The Bolivian city of Tarija hosts the 10th International Gas and Energy Forum (FIGAS) 2018 running, from Thursday to Saturday, with the presence of experts representing 17 countries.
The panelists, who are attending the summit, specialize in “exploration and production of hydrocarbons, as well as the generation and transmission of electricity and renewable energies,” according to FIGAS.
FIGAS, created in 2009, is a specialized dialogue forum in which public and private entities, corporations, academics, among others engaged in various sectors of the industry. The panelists join to discuss ideas and proposals related to the design of energy policies, best practices and the promotion of the hydrocarbon industry in Bolivia and Latin America, according to forum declaration.
This year’s forum underscores the participation of experts from Argentina, Germany, Brazil, Colombia, Chile, Ecuador, United States, Spain, France, Italy, Mexico, United Kingdom, Russia, Uruguay, Panama, Paraguay and the host country, among others.
The main topic being discussed, in the forum, will be ethanol — a recent biofuel integrated into Bolivia’s market. The president of the Federation of Private Employers of Santa Cruz, Luis Barbery, and two Brazilian specialists — one of them representing Siemens — will lecture on the subject.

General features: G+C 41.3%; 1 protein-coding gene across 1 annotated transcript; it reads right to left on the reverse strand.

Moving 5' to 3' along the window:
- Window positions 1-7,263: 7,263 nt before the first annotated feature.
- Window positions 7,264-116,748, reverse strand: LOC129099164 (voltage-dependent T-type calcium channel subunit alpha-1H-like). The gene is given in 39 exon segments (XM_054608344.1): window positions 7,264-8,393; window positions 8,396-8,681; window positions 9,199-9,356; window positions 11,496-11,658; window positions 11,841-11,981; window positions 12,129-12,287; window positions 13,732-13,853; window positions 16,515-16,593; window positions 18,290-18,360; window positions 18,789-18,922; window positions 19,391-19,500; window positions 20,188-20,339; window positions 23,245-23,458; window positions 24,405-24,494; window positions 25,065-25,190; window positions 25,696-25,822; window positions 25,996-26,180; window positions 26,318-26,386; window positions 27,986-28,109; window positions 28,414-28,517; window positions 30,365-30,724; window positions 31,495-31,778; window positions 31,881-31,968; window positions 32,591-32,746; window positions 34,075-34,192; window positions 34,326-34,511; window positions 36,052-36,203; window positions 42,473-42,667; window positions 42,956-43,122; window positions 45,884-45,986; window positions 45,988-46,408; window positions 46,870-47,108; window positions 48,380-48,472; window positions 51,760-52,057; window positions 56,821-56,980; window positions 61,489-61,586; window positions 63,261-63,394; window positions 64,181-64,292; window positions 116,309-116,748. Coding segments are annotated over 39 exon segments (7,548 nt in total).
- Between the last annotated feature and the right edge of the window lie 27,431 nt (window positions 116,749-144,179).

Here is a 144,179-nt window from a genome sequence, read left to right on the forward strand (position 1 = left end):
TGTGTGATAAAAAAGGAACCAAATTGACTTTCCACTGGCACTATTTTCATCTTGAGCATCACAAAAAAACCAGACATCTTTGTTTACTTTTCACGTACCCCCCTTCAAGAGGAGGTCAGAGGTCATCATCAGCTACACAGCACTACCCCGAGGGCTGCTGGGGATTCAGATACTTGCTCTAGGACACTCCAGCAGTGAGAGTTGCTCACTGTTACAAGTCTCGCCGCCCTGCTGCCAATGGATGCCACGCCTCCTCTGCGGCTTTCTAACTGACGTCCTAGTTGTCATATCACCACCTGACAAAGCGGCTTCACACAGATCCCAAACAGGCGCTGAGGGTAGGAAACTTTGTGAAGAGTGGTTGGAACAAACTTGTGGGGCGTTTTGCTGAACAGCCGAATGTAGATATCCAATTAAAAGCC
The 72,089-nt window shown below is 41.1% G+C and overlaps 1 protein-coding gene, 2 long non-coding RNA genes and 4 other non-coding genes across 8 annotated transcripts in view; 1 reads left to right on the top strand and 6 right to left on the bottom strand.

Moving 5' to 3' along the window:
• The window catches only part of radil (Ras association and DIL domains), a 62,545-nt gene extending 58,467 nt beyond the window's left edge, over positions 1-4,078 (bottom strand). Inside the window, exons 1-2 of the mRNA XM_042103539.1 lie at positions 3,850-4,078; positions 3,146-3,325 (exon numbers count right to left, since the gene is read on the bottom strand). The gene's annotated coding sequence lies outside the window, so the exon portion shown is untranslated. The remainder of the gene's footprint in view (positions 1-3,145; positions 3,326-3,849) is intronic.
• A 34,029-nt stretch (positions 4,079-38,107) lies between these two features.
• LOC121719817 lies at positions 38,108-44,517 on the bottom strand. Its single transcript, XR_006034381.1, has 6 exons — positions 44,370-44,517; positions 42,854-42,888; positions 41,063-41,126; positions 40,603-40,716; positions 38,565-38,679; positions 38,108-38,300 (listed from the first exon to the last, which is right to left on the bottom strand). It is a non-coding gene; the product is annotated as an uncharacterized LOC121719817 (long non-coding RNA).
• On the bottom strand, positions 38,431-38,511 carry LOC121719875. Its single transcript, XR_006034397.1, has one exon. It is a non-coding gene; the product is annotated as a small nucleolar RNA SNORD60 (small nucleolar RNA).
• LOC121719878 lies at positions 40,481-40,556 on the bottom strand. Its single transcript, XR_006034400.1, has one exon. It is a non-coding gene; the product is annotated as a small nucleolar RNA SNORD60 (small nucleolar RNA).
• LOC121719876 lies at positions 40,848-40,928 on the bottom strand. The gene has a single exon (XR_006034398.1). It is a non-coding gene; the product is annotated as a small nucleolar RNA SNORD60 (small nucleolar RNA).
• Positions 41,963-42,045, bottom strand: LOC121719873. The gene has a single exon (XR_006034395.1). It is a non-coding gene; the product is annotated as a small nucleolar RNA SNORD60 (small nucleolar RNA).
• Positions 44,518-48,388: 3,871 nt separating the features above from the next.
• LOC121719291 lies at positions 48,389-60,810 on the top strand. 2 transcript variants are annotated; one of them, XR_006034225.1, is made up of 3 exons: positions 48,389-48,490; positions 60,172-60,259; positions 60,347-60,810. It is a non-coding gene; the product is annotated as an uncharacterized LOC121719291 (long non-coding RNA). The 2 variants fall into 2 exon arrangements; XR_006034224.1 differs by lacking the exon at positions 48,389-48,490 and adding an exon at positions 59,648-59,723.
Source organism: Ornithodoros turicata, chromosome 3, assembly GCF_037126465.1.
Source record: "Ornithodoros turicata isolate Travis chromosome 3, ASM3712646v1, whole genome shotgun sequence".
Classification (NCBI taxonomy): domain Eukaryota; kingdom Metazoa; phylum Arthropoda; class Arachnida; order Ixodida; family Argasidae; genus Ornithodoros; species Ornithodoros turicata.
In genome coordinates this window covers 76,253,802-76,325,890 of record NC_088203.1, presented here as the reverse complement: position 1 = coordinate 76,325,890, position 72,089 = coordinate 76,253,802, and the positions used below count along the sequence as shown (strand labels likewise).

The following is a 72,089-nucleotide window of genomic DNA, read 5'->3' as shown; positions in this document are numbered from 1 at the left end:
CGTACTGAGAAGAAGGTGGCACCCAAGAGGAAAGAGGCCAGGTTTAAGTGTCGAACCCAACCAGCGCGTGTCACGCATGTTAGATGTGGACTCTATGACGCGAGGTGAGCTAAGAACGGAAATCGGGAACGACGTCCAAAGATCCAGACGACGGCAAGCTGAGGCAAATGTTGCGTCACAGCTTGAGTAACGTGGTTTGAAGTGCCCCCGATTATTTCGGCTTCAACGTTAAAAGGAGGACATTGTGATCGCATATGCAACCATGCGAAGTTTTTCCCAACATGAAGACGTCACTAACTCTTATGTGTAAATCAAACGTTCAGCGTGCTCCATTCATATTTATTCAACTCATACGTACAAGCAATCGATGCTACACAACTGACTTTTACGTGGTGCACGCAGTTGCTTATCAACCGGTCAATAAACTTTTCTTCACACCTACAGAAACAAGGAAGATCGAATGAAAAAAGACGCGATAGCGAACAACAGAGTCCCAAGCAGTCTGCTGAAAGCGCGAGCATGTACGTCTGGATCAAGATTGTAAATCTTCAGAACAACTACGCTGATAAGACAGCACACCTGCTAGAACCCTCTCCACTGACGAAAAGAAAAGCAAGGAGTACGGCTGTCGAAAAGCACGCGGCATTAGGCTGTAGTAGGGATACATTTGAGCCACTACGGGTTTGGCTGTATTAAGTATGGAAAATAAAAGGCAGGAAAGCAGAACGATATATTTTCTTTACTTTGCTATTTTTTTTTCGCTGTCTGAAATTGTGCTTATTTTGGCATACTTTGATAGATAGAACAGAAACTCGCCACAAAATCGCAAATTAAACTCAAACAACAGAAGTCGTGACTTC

FIGA’s workshop highlight will be on hydrocarbon seismic and exploratory data processing, the fourth of its kind to be held at the forum.
The conference takes places just days after the November 1 launching of the national level commercialization of Super Ethanol 92 by President Evo Morales.
"Today is a historic day because for the first time since the founding of the Republic we are launching this Super Ethanol 92 fuel for the good of all Bolivians,” stated the Bolivian President Evo Morales, during a recent ceremony held to announce the product.
“Now, we have considered moving forward on two issues. First, moving forward in biodiesel, I am convinced that we must take that important step. Second, it is important to continue working so as not to remain in Super Ethanol 92, but to advance to the Super Ethanol 97, in this way to comply with international standards."
Bolivia is currently driving efforts to “phase out the country's reliance on imported gasoline and diesel additives, which are used to improve the performance of both fuels,” according to EFE.